If you run an interactive team, marketing agency, or VC firm you’ve considered developing or backing development of a mobile app. It would be silly if you hadn’t. Since 2008, the year the App Store opened, over 100 billion apps have been downloaded and more than 4 million apps are currently available in the App and Google Play stores. So you could be forgiven for assuming that developing a mobile app is a cost of entry for running a business these days.
But if this is a decision you’re facing right now you have very good reason to doubt the value of incurring the expense. Not because you don’t need a useful mobile presence, you do no matter what your business offering, but because requiring customers to install an app introduces potentially unnecessary customer experience hurdles. I know unless I think I will use a service every day I won’t go through the trouble of downloading an app, no matter how many times I get asked (looking at you, Yelp). If anything, my focus on my smartphone has been to get rid of apps I downloaded rather than adding new ones to reduce clutter.
According to comScore’s latest mobile app report, most US smartphone owners download zero apps in a typical month, and year over year downloads have declined 20%. Add to that the very real impact of Google’s recent decision to penalize websites that push mobile web traffic to download an app, and the Android release last year that provided enhanced mobile web experiences and taking a big pause before investing in development of a new iOS or Android app is more than warranted.
All that being said, there’s no denying that online mobile experiences are dominated by apps. Last year TechCrunch reported that 85% of time consumers spent on smartphones was spent in apps. But of that time, only 5 apps saw heavy use. Which apps took up that time varied from user to user, but for most that dominance in mobile device usage is driven by the most popular social network, email and news apps.
As the comScore graph below shows, although most of us have a wealth of apps accessible on our phones by and large we use fewer than five on any given day. After that no apps, on average, take more than 3% of our online smartphone or tablet time. So unless you’re lucky enough to be one of those top five performing app providers, odds are your app isn’t getting much airplay.
If your app is not or is not expected to become one of the top apps for your audience then the choice to invest or not in developing an iOS and/or Android app should give you pause. Of course that doesn’t at all mean that you don’t engage with your audiences in the mobile space, just that you can consider foregoing something that conventional wisdom still assumes is required.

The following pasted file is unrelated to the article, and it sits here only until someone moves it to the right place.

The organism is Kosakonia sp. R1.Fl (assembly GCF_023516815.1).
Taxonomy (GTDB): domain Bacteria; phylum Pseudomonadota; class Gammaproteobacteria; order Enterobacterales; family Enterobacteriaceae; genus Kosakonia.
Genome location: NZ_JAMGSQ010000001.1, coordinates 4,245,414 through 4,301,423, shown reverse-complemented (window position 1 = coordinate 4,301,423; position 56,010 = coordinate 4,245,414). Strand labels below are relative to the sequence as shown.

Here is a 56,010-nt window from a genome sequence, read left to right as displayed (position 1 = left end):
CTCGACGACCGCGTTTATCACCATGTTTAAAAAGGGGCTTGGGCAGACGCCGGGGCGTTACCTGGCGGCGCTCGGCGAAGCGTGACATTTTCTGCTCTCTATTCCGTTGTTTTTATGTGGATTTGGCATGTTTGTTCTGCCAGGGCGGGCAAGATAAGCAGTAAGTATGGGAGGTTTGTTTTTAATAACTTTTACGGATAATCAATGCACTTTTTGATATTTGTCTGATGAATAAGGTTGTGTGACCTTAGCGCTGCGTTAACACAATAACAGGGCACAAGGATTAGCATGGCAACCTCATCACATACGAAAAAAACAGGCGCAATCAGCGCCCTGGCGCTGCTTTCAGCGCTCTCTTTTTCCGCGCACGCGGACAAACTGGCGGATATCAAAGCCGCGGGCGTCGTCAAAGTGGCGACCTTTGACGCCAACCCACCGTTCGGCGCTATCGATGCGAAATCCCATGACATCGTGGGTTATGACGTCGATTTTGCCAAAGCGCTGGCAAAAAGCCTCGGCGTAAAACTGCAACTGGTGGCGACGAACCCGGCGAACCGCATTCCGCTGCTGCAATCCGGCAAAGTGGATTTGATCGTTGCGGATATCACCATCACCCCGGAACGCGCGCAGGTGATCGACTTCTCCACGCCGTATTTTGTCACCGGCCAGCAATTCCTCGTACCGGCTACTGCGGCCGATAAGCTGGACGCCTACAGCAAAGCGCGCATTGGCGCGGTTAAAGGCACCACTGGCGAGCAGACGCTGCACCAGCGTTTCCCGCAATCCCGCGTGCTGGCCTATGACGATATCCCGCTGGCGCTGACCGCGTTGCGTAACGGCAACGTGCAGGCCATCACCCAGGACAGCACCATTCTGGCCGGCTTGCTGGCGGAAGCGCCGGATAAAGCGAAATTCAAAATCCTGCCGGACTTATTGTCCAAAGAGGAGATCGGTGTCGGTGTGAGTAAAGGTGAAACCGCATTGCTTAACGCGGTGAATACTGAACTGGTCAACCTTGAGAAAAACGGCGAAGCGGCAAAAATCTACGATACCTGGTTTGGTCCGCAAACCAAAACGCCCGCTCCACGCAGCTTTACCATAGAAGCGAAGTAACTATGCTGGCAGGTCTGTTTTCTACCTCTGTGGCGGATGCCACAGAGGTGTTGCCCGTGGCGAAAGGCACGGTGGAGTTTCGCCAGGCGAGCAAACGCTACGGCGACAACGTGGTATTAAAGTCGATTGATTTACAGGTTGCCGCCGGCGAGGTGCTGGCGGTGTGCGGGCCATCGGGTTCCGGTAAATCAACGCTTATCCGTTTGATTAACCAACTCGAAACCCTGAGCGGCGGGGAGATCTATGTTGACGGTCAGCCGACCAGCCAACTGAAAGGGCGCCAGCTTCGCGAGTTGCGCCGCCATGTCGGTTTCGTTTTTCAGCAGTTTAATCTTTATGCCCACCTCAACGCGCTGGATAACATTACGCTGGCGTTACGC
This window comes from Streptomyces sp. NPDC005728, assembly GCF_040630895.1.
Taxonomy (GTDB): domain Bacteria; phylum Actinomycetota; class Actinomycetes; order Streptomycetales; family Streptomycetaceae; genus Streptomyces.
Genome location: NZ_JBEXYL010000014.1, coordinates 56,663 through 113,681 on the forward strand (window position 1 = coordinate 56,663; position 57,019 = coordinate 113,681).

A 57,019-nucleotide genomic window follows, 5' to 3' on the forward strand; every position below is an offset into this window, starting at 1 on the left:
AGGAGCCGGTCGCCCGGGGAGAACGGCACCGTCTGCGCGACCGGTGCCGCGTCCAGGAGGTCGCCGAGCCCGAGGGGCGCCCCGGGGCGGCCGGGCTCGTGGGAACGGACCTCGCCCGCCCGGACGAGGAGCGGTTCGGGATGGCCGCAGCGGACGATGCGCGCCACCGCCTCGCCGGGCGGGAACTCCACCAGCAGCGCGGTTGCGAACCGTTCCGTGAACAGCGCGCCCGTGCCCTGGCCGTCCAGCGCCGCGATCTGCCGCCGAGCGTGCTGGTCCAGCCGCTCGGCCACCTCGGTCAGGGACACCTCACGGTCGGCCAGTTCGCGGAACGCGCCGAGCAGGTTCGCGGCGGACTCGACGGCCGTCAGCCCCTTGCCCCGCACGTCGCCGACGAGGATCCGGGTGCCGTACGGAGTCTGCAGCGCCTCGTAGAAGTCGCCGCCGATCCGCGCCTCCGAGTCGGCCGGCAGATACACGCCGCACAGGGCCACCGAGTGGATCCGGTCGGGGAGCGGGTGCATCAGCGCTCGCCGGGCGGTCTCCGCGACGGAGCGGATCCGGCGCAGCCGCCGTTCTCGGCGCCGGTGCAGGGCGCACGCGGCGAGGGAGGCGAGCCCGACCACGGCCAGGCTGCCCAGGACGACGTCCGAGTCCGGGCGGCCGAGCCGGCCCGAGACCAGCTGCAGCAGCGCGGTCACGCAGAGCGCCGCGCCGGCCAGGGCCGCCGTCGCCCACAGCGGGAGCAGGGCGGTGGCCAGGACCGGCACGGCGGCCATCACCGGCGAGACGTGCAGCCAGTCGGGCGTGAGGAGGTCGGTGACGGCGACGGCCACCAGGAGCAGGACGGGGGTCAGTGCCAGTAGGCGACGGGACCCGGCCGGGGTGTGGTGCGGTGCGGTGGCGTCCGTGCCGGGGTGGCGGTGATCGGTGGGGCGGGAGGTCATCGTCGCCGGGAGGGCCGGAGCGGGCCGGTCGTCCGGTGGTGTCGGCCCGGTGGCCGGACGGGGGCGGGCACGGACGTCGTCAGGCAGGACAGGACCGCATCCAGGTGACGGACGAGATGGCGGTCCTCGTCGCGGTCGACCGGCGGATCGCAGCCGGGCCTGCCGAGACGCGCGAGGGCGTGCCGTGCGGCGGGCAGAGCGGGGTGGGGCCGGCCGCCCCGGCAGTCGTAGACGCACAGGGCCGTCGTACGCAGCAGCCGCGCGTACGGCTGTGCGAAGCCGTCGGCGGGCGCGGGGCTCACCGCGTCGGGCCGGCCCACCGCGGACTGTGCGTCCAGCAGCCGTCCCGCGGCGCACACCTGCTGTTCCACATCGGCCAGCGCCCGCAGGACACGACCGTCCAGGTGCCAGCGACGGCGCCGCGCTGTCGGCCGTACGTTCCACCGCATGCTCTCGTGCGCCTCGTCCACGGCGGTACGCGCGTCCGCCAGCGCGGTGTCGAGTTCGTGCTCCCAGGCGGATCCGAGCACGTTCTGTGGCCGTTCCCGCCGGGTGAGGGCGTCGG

Return of the Mobile Web
The mobile web has come a long way since the first days of smartphones, when, before the Apple App Store was introduced, Steve Jobs was eager for owners of his new iPhone to get online. Back then mobile browsing platforms didn’t provide the experiential opportunities that last year’s the latest releases of Android and iOS offer. Now developers have the ability to deliver experiences as immersive and flexible as your favorite apps through the mobile web, and have just one platform to maintain rather than two for iOS and Android.
Last year Benedict Evans summarized the business driver for choosing native over web to just one question: “do people want to put your icon on their home screen? If the answer is Yes, go native. If No, go web.” Recently one major brand, Patagonia, decided to shut down the iPhone app they launched in 2010, stating that “now our website is beautiful and easy to use on all mobile web browsers” and inviting users to delete the app from their devices.
There’s no question that new business solutions will continue to be introduced that warrant a dedicated app to facilitate transactions, provide offline use, and to take advantage of native experience opportunities. But those experiential advantages alone, such as they still are, no longer justify the expense.